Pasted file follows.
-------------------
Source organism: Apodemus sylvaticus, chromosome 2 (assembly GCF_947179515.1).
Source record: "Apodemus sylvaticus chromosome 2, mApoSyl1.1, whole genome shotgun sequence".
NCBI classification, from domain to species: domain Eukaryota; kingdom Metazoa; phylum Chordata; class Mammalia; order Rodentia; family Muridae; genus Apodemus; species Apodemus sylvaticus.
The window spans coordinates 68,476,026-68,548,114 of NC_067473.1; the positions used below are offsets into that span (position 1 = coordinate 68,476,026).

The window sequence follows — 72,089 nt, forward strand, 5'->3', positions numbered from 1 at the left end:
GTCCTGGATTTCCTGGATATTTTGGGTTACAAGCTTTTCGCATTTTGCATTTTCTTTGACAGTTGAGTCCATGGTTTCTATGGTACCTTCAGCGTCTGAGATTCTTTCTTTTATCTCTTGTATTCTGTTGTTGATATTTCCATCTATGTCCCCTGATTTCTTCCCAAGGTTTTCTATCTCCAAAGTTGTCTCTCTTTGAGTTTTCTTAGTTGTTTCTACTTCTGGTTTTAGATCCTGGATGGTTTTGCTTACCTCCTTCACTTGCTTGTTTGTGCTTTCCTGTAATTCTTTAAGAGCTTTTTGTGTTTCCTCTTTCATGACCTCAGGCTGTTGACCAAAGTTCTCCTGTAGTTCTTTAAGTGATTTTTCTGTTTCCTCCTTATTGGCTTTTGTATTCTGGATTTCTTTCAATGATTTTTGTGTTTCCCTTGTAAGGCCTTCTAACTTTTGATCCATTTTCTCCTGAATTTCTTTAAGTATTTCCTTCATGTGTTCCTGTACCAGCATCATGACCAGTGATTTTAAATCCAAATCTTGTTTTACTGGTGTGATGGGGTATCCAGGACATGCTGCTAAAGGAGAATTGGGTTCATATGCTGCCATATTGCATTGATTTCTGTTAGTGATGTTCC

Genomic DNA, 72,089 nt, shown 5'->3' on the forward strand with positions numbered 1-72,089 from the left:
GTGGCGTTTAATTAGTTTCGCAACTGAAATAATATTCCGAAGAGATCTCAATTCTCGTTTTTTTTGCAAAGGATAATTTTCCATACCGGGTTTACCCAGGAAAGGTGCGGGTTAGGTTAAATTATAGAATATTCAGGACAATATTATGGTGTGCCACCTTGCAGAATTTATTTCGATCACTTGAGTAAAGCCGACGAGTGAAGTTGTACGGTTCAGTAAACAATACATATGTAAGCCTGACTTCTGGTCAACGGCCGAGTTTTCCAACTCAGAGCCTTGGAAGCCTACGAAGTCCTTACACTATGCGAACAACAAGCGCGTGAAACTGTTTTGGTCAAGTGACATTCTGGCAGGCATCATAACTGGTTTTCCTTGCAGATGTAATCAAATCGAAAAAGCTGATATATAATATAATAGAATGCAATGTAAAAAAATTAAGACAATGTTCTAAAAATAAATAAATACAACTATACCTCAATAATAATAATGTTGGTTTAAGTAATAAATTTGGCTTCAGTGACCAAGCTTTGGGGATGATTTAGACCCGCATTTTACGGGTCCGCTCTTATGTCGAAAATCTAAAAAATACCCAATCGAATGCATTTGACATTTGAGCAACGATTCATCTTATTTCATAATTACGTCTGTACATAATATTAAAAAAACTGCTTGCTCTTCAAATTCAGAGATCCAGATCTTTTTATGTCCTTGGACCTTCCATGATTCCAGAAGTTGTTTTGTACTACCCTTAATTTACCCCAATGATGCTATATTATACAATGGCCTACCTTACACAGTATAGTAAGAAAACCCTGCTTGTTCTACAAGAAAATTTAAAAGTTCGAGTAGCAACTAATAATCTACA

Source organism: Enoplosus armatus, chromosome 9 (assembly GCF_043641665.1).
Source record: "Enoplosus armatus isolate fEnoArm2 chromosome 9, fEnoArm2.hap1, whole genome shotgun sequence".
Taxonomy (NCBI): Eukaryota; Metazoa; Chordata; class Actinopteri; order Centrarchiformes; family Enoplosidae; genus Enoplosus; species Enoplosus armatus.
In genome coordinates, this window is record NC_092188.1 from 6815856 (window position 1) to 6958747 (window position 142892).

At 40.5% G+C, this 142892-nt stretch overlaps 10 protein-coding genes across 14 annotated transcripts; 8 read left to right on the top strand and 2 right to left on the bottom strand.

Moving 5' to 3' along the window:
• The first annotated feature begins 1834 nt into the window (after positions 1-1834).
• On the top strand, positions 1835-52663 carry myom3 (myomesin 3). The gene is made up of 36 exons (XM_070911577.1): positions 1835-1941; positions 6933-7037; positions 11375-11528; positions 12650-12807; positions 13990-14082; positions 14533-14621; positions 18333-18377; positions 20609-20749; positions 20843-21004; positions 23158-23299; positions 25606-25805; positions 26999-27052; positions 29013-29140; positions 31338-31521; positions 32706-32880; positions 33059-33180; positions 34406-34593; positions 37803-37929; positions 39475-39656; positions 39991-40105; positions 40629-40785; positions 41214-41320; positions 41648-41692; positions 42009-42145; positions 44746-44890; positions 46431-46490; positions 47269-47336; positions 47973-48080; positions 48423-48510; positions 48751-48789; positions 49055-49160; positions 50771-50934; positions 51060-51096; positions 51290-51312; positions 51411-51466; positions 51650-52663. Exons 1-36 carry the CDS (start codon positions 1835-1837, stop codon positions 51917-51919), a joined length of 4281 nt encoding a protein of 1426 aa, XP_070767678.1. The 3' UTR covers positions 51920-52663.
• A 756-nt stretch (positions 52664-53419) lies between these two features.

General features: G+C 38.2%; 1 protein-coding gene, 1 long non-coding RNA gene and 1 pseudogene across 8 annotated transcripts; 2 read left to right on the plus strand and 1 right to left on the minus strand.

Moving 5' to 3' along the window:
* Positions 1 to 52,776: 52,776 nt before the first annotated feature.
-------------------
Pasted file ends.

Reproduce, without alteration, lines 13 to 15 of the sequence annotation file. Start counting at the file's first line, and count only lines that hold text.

At 40.5% G+C, this 142892-nt stretch overlaps 10 protein-coding genes across 14 annotated transcripts; 8 read left to right on the top strand and 2 right to left on the bottom strand.

Moving 5' to 3' along the window:
• The first annotated feature begins 1834 nt into the window (after positions 1-1834).